Mike-Ward.Net

Nancy Static Content and Internet Explorer

Many of you like to download and use my desktop gadgets (that Microsoft unceremoniously killed in Windows 8). Setting up a web site to download a gadget should not be a big deal, right? Something like:

<a href="content/downloads/stopwatch.gadget">stopwatch.gadget</a>

should work. And it does for Chrome, Firefox and other browsers. Try this with Internet Explorer and you’ll get a prompt to save the file as:

stopwatch.zip

WTF?

Where did this .zip thing come from?

This is Internet Explorer’s way of trying to help you out. When files are downloaded, the Content Type is usually specified in the response header. Nancy does a good job of matching extensions to their “Content Types” (technically a MIME Type). However, Nancy does not have an extension mapping for “.gadget”.

Because the Content Type is not specified, Internet Explorer peeks at the content to determine what kind of file is being downloaded. Gadgets are packaged as .zip archives and since Windows doesn’t recognize it’s own “.gadget” extension, it incorrectly decides to save it as a .zip archive.

Usually you can override/extend things in Nancy but the MIME-Type dictionary is private. This may be a conscious design decision or just an oversight.

OK, so lets wire-up a route and handle it our selves.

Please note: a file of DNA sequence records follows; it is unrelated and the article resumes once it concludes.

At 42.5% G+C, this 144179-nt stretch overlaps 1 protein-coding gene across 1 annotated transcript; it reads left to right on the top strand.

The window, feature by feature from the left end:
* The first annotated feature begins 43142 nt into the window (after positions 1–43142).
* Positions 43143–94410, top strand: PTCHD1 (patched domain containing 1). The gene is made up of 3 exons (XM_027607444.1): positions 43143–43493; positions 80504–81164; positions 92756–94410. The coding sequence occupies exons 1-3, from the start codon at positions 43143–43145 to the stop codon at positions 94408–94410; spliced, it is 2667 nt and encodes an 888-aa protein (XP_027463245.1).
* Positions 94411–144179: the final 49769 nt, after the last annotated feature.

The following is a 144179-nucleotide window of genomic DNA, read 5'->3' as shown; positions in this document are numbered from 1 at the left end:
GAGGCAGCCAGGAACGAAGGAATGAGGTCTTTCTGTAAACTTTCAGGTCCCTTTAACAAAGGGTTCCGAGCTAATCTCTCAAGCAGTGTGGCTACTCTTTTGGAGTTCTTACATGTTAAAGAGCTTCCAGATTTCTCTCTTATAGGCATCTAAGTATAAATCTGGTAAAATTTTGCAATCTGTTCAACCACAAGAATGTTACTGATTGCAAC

Get["content/downloads/stopwatch.gadget"] = pars =>  
    Response.AsFile("content/downloads/stopwatch.gadget", "application/x-windows-gadget");

This doesn’t work. This route is never matched due to some extra “magic” Nancy performs on file extensions. The documentation spells out the process.

OK, I’m flexible. We’ll drop the “.gadget” extension from our links and change the route.

Get["content/downloads/stopwatch"] = pars =>  
    Response.AsFile("content/downloads/stopwatch.gadget", "application/x-windows-gadget");

Now our route matches and we have the right MIME-Type for our content and … Damn!

Internet Explorer still wants to save it as a zip archive.

Here’s the rub. Internet Explorer needs a second header to behave correctly, “Content-Disposition”.

Since there’s no “Helper” method in Nancy to construct a response with the additional header so we have to write it ourselves.

public class DownloadsModule : NancyModule  
{  
    public DownloadsModule(IRootPathProvider rootPathProvider)  
    {          
        Get["/cdn/downloads/(?<file>(tweetz31|stopwatch|simplyweather|marketreport|calculator))"]   
            = pars => new GadgetResponse(pars.file.Value, rootPathProvider);  
    }  
   
    public class GadgetResponse : Response  
    {  
        public GadgetResponse(string gadget, IRootPathProvider rootPathProvider)  
        {  
            var name = gadget + ".gadget";  
            Headers.Add("Content-Disposition", "attachement; filename=" + name);  
            ContentType = "application/x-windows-gadget";  
            var path = Path.Combine(rootPathProvider.GetRootPath(), "content/downloads/", name);  
            Contents = stream =>  
                {  
                    using (var file = File.OpenRead(path)) file.CopyTo(stream);  
                };  
        }  
    }  
}

I modified the route to use a regular expression to handle additional gadgets.

The “Content-Disposition” header tells the browser the preferred name for the downloaded file. IRootPathProvider is a standard Nancy interface that gets the absolute path to the root of the web site. This is needed to locate the file on server.

It’s 2013 and still I have to deal with Internet Explorer specific issues on my web site (sigh).

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